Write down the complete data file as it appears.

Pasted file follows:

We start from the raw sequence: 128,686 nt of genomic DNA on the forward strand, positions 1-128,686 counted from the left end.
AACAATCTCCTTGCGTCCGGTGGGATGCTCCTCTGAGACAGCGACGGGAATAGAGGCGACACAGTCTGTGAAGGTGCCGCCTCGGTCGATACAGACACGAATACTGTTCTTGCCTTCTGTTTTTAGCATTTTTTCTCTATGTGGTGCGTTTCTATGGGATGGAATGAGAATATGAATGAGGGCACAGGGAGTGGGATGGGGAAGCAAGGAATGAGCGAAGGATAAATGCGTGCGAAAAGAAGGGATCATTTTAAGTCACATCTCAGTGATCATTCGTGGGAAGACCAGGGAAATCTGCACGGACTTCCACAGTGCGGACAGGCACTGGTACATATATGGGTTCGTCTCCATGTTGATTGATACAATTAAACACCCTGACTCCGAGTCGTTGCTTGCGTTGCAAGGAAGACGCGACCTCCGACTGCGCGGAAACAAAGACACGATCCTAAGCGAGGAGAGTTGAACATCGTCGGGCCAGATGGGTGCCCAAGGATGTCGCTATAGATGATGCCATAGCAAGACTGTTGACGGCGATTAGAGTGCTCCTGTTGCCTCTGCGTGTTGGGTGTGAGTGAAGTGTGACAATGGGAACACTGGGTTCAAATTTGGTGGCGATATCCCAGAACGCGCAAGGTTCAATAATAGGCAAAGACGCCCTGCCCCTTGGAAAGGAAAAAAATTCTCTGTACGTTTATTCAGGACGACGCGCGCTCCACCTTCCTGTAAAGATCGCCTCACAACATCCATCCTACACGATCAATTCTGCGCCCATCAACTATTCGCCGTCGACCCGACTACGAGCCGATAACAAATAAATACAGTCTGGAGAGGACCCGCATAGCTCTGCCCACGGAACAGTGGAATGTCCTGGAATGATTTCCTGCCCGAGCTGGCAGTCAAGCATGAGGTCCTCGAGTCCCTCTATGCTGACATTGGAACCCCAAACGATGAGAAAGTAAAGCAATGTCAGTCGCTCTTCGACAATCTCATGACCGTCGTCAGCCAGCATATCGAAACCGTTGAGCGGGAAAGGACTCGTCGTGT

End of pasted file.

We start from the raw sequence: 128,686 nt of genomic DNA on the forward strand, positions 1-128,686 counted from the left end.
AACAATCTCCTTGCGTCCGGTGGGATGCTCCTCTGAGACAGCGACGGGAATAGAGGCGACACAGTCTGTGAAGGTGCCGCCTCGGTCGATACAGACACGAATACTGTTCTTGCCTTCTGTTTTTAGCATTTTTTCTCTATGTGGTGCGTTTCTATGGGATGGAATGAGAATATGAATGAGGGCACAGGGAGTGGGATGGGGAAGCAAGGAATGAGCGAAGGATAAATGCGTGCGAAAAGAAGGGATCATTTTAAGTCACATCTCAGTGATCATTCGTGGGAAGACCAGGGAAATCTGCACGGACTTCCACAGTGCGGACAGGCACTGGTACATATATGGGTTCGTCTCCATGTTGATTGATACAATTAAACACCCTGACTCCGAGTCGTTGCTTGCGTTGCAAGGAAGACGCGACCTCCGACTGCGCGGAAACAAAGACACGATCCTAAGCGAGGAGAGTTGAACATCGTCGGGCCAGATGGGTGCCCAAGGATGTCGCTATAGATGATGCCATAGCAAGACTGTTGACGGCGATTAGAGTGCTCCTGTTGCCTCTGCGTGTTGGGTGTGAGTGAAGTGTGACAATGGGAACACTGGGTTCAAATTTGGTGGCGATATCCCAGAACGCGCAAGGTTCAATAATAGGCAAAGACGCCCTGCCCCTTGGAAAGGAAAAAAATTCTCTGTACGTTTATTCAGGACGACGCGCGCTCCACCTTCCTGTAAAGATCGCCTCACAACATCCATCCTACACGATCAATTCTGCGCCCATCAACTATTCGCCGTCGACCCGACTACGAGCCGATAACAAATAAATACAGTCTGGAGAGGACCCGCATAGCTCTGCCCACGGAACAGTGGAATGTCCTGGAATGATTTCCTGCCCGAGCTGGCAGTCAAGCATGAGGTCCTCGAGTCCCTCTATGCTGACATTGGAACCCCAAACGATGAGAAAGTAAAGCAATGTCAGTCGCTCTTCGACAATCTCATGACCGTCGTCAGCCAGCATATCGAAACCGTTGAGCGGGAAAGGACTCGTCGTGT